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The Brutish Museums

The Brutish Museums

The Benin Bronzes, Colonial Violence and Cultural Restitution

by Dan Hicks

The book that changed the conversation on the contemporary museum

New York Times 'Best Art Books' 2020
'Essential' – Sunday Times
'Brilliantly enraged' - New York Review of Books
'A real game-changer'– Economist

Walk into any Western museum today and you will see the curated spoils of Empire. They sit behind plate glass: dignified, tastefully lit. Accompanying pieces of card offer a name, date and place of origin. They do not mention that the objects are all stolen.

Few artefacts embody this history of rapacious and extractive colonialism better than the Benin Bronzes - a collection of thousands of metal plaques and sculptures depicting the history of the Royal Court of the Obas of Benin City, Nigeria. Pillaged during a British naval attack in 1897, the loot was passed on to Queen Victoria, the British Museum and countless private collections.

The Brutish Museums sits at the heart of a heated debate about cultural restitution, repatriation and the decolonisation of museums. Since its first publication, museums across the western world have begun to return their Bronzes to Nigeria, heralding a new era in the way we understand the collections of empire we once took for granted.

Dan Hicks is Professor of Contemporary Archaeology at the University of Oxford, Curator at the Pitt Rivers Museum, and a Fellow of St Cross College, Oxford. His award-winning research focuses on decolonisation in art and culture, and academic disciplines, and on the role of cultural whiteness in ongoing histories of colonial violence and dispossession.

'A real game-changer'

- The Economist

'If you care about museums and the world, read this book'

- New York Times 'Best Art Books' 2020

'Hicks’s urgent, lucid, and brilliantly enraged book feels like a long-awaited treatise on justice'

- Coco Fusco, New York Review of Books

'Unsparing ... especially timely ... his book invites readers to help break the impasse by joining the movement for restitution.'

- CNN

'The book is a vital call to action: part historical investigation, part manifesto, demanding the reader do away with the existing “brutish museums” of the title and find a new way for them to exist'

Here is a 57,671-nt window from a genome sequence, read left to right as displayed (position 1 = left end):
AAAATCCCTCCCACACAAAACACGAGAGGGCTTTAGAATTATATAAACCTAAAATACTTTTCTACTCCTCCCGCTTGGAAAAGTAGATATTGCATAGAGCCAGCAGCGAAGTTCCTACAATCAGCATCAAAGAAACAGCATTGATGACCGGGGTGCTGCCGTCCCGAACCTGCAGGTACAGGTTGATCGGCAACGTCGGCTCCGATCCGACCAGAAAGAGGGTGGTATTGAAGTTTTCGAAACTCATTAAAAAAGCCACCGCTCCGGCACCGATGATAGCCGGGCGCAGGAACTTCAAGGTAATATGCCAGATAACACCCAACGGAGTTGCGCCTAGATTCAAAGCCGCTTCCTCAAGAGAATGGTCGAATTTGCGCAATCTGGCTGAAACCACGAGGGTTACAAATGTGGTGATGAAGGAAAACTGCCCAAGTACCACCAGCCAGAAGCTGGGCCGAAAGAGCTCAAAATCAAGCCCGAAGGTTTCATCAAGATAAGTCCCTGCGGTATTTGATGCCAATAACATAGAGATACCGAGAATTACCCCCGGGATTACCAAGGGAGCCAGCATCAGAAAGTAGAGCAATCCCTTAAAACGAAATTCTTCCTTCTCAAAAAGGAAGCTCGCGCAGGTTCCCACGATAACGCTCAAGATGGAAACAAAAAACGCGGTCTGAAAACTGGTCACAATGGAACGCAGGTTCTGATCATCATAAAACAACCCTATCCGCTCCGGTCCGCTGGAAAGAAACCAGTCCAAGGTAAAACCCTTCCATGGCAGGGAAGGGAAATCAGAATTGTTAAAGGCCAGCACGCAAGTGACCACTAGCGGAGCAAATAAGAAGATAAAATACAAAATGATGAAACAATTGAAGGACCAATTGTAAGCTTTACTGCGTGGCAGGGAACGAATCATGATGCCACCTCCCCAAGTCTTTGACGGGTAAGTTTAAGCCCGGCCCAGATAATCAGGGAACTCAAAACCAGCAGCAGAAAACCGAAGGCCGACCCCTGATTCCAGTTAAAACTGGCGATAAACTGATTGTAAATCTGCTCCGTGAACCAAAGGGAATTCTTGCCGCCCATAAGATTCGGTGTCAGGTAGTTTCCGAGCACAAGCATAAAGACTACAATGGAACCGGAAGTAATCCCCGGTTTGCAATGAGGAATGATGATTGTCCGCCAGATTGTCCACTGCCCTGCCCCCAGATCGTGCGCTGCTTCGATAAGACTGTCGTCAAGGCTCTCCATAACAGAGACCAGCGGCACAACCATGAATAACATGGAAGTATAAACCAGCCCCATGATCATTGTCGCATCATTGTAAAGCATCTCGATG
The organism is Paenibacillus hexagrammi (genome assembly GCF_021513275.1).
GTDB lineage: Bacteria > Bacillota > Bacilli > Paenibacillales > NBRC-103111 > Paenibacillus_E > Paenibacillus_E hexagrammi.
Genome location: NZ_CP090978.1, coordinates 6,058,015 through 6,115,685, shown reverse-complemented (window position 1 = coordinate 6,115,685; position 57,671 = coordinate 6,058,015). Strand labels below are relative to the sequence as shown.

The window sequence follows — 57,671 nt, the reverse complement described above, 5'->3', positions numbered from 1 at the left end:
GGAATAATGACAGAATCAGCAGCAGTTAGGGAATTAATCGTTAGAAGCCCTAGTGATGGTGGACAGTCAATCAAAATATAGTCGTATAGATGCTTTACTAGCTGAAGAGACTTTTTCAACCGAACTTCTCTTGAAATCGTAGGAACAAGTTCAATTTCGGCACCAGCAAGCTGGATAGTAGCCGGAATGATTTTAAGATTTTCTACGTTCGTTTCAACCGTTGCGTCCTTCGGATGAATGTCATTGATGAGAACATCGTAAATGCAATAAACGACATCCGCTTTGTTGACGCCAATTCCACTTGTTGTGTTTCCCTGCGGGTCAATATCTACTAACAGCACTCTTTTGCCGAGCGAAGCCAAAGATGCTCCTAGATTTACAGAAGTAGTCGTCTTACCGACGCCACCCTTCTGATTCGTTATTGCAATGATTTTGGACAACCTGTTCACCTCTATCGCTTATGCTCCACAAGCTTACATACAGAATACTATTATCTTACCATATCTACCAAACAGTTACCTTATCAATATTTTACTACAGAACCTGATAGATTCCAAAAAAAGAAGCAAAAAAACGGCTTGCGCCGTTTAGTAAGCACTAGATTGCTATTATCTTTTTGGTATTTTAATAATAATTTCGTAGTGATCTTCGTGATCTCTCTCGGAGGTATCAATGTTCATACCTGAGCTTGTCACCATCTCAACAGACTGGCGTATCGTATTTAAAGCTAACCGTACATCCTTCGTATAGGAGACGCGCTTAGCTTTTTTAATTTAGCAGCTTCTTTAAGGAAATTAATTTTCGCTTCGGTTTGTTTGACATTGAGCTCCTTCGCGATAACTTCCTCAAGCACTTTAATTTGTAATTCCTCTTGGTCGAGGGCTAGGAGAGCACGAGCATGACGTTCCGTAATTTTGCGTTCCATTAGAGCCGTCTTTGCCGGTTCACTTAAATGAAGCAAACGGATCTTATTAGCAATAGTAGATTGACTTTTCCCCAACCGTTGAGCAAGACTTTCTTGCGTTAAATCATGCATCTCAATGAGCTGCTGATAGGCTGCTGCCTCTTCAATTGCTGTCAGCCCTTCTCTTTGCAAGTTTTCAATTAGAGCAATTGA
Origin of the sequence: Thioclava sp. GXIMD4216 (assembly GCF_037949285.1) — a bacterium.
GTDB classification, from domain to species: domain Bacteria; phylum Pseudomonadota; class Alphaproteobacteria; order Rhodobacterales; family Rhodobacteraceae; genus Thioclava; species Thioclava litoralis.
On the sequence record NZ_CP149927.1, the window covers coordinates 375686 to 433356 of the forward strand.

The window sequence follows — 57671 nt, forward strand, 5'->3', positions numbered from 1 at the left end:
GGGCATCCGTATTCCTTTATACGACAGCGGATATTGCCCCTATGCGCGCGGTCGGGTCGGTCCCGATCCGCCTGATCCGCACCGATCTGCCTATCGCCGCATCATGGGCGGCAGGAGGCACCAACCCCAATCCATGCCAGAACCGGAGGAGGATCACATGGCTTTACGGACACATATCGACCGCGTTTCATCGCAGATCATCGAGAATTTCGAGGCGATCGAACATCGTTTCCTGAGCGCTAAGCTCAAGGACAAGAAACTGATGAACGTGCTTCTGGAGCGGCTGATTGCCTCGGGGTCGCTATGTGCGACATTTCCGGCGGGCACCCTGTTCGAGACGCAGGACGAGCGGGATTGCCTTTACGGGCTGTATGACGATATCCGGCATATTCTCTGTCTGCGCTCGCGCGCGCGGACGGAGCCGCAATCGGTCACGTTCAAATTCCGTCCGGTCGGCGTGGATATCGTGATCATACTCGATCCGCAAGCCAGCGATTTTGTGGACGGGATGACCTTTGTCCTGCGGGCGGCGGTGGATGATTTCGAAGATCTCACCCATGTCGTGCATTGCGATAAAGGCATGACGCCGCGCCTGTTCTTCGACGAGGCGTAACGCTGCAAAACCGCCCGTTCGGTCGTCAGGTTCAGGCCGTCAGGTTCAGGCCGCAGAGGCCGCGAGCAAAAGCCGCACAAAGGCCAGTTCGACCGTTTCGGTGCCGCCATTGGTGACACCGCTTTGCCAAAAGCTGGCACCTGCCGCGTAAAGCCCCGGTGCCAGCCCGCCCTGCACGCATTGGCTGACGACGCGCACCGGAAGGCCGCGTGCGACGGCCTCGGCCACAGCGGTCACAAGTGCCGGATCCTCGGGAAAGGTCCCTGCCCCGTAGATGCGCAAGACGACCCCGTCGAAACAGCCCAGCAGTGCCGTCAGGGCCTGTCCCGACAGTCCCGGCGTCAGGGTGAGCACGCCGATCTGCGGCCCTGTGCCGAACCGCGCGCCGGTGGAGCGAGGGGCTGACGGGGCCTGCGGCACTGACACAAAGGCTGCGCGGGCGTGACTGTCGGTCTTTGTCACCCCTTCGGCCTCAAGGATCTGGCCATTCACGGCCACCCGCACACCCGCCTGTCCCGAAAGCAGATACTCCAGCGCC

- Charlotte Lydia Riley, Guardian

'A startling act of conscience. An important book which could overturn what people have felt about British history, empire, civilisation, Africa, and African art. It is with books like this that cultures are saved, by beginning truthfully to face the suppressed and brutal past. It has fired a powerful shot into the debate about cultural restitution. You will never see many European museums in the same way again. Books like this give one hope that a new future is possible.'

- Ben Okri, poet and writer

'An epiphanic book for many generations to come'

- Victor Ehikhamenor, visual artist and writer

'Unflinching, elegantly written and passionately argued, this is a call to action'

- Bénédicte Savoy, Professor of Art History at Technische University

'In his passionate, personal, and, yes, political account, Dan Hicks transforms our understanding of the looting of Benin. This book shows why being against violence now more than ever means repatriating stolen royal and sacred objects and restoring stolen memories'

- Nicholas Mirzoeff, Professor in the Department of Media, Culture and Communication at New York University

'Destined to become an essential text'

- Bryan Appleyard, Sunday Times

'Dan, your words brought tears to my eyes. I salute you'

- MC Hammer

'A masterful condemnation and inspiring call to action'

- Los Angeles Review of Books

'Timely'

- Nature

'The Brutish Museums shows that colonial violence is unfinished, and as it persists in the present, it cannot be relativized.'

- Ana Lucia Araujo, Public Books

'The Brutish Museums leaves no stone unturned'

- Financial Times

'The Brutish Museums argues, persuasively, that the corporate-militaristic pillage behind Europe’s encyclopedic collections is not a simple matter of possession, but a systematic extension of warfare across time'

- The Baffler

'A bombshell book'

- Los Angeles Times

‘After this book, there can be no more false justifications for holding Benin Bronzes in museums outside of Africa’

- Africa is a Country

List of Plates
Preface
Preface to the Paperback Edition
1. The Gun That Shoots Twice
2. A Theory of Taking
3. Necrography
4. White Projection
5. World War Zero
6. Corporate-Militarist Colonialism
7. War on Terror
8. The Benin-Niger-Soudan Expedition
9. The Sacking of Benin City
10. Democide
11. Iconoclasm
12. Looting
13. Necrology
14. ‘The Museum of Weapons, etc.’
15. Chronopolitics
16. A Declaration of War
17. A Negative Moment
18. Ten Thousand Unfinished Events
Afterword: A Decade of Returns
Appendix 1: Provisional List of the Worldwide Locations Of Benin Plaques Looted in 1897
Appendix 2: Provenance of Benin Objects in the Pitt Rivers Museum, Oxford (the ‘First Collection’)
Appendix 3: Sources of Benin Objects in the Former Pitt-Rivers Museum, Farnham (the ‘Second Collection’)
Appendix 4: Current Location of Benin Objects Previously in the Pitt-Rivers Museum at Farnham (the ‘Second Collection’)
Appendix 5: A Provisional List of Museums, Galleries and Collections that May Currently Hold Objects Looted from Benin City in 1897
Notes
References
Index

Published by Pluto Press in Oct 2021
Paperback ISBN: 9780745346229
Hardcover ISBN: 9780745341767
eBook ISBN: 9781786806840

368 pages

129mm x 198mm